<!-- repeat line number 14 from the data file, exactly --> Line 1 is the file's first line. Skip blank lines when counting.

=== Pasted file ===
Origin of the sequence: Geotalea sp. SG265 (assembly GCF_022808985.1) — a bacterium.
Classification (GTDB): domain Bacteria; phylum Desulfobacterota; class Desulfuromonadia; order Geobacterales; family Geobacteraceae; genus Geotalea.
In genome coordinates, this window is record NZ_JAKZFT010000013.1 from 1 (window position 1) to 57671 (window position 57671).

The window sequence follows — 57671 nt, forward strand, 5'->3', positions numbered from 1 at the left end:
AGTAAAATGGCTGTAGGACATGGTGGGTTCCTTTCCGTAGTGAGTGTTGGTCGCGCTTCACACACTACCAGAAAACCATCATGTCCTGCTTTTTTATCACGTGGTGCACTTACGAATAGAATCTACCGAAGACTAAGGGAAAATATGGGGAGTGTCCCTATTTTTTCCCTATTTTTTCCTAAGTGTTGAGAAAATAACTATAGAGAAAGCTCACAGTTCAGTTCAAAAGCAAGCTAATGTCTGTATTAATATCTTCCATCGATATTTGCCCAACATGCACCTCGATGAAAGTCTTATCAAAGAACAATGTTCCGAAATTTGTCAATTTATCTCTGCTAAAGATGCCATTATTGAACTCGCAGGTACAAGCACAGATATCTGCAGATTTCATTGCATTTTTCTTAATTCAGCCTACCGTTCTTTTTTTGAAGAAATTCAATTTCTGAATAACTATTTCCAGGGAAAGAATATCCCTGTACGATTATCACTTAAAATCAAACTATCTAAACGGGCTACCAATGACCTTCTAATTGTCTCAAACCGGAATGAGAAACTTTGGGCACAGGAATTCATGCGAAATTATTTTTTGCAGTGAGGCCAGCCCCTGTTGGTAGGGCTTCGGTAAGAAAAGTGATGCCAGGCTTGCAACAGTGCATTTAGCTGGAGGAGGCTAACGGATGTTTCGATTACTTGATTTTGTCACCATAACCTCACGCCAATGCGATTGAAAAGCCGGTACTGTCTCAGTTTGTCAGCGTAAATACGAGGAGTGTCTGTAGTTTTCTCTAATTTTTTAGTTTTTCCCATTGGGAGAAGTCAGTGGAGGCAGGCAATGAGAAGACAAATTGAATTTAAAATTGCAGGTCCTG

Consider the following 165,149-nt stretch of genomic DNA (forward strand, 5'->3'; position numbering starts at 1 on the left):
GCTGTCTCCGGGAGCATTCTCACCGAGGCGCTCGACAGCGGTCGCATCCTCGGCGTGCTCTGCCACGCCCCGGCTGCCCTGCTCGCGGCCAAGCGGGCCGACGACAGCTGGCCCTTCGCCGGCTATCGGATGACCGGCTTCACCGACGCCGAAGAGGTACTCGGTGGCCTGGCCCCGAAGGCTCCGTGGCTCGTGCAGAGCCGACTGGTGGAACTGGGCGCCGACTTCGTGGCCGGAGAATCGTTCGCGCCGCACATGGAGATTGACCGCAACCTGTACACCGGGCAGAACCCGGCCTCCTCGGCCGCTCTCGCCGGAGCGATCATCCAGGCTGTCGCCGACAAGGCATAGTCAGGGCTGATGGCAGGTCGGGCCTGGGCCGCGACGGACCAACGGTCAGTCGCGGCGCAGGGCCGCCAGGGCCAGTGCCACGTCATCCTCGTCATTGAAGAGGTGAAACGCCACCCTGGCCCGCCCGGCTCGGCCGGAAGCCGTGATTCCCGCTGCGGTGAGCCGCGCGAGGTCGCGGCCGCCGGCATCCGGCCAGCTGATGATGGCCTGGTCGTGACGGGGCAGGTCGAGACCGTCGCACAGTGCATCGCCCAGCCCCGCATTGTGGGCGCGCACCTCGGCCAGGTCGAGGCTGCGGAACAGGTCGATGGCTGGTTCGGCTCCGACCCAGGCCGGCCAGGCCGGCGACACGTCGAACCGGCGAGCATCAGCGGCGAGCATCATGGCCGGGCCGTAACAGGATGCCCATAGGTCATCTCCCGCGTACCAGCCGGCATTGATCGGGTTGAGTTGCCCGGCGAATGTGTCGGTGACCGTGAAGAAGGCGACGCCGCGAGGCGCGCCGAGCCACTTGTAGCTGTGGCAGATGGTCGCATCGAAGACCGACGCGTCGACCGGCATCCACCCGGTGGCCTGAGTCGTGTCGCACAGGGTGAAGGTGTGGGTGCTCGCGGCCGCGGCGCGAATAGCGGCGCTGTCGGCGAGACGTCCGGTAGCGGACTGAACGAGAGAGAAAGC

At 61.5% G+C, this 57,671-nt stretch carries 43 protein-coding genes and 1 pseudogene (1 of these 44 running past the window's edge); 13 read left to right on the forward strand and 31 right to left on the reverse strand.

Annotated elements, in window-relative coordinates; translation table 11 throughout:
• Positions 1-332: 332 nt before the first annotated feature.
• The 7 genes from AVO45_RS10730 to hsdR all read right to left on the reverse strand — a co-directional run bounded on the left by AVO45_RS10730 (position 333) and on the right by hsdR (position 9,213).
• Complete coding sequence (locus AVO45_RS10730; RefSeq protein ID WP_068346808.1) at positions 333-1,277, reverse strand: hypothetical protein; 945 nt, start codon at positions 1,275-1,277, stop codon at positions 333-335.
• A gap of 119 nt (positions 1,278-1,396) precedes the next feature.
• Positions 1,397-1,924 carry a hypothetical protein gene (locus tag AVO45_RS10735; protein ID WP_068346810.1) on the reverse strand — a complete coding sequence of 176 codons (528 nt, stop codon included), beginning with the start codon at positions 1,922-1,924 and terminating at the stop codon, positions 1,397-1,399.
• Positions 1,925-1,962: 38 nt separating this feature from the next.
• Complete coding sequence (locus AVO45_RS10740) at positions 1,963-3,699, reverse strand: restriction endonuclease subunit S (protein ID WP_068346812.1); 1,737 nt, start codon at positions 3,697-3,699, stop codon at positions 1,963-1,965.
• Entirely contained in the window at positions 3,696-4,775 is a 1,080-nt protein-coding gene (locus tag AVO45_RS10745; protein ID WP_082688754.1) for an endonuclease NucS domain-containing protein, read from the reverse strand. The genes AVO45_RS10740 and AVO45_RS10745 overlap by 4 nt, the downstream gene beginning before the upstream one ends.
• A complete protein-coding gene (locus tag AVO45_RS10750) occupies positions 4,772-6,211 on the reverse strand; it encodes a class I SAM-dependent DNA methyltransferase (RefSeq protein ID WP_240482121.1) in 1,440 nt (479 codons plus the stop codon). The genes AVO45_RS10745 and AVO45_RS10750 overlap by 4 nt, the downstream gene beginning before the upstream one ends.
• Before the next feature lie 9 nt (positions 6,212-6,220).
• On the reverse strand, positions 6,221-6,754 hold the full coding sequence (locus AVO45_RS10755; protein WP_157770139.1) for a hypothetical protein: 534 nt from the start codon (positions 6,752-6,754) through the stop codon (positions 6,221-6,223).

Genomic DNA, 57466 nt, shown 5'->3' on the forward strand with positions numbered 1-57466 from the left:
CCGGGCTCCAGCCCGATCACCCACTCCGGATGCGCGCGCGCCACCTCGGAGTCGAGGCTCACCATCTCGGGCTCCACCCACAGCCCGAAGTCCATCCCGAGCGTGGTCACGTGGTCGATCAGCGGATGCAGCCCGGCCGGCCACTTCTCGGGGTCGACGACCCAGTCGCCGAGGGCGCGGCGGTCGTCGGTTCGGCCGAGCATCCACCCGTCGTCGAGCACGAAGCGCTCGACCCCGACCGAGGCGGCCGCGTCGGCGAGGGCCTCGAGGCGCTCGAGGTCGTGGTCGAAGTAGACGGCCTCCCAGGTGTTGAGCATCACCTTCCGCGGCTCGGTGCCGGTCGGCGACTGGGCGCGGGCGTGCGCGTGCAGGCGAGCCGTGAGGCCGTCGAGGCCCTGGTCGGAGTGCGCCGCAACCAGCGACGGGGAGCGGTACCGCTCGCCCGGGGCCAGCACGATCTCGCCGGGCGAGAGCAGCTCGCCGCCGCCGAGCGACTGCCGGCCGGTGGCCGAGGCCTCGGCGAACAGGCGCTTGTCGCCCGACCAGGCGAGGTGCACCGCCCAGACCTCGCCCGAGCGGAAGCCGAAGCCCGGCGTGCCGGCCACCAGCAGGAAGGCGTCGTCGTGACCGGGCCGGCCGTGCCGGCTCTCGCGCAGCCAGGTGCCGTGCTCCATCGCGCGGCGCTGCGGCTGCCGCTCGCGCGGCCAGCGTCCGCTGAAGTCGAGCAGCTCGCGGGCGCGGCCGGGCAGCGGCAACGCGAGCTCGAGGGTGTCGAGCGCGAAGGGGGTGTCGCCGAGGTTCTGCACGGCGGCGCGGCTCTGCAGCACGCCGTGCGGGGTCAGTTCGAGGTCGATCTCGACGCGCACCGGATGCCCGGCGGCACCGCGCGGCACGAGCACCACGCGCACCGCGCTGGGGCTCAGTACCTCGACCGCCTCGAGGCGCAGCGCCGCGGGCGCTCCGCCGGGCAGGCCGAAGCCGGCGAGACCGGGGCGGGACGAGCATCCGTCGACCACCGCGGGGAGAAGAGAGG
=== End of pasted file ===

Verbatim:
• Positions 1,397-1,924 carry a hypothetical protein gene (locus tag AVO45_RS10735; protein ID WP_068346810.1) on the reverse strand — a complete coding sequence of 176 codons (528 nt, stop codon included), beginning with the start codon at positions 1,922-1,924 and terminating at the stop codon, positions 1,397-1,399.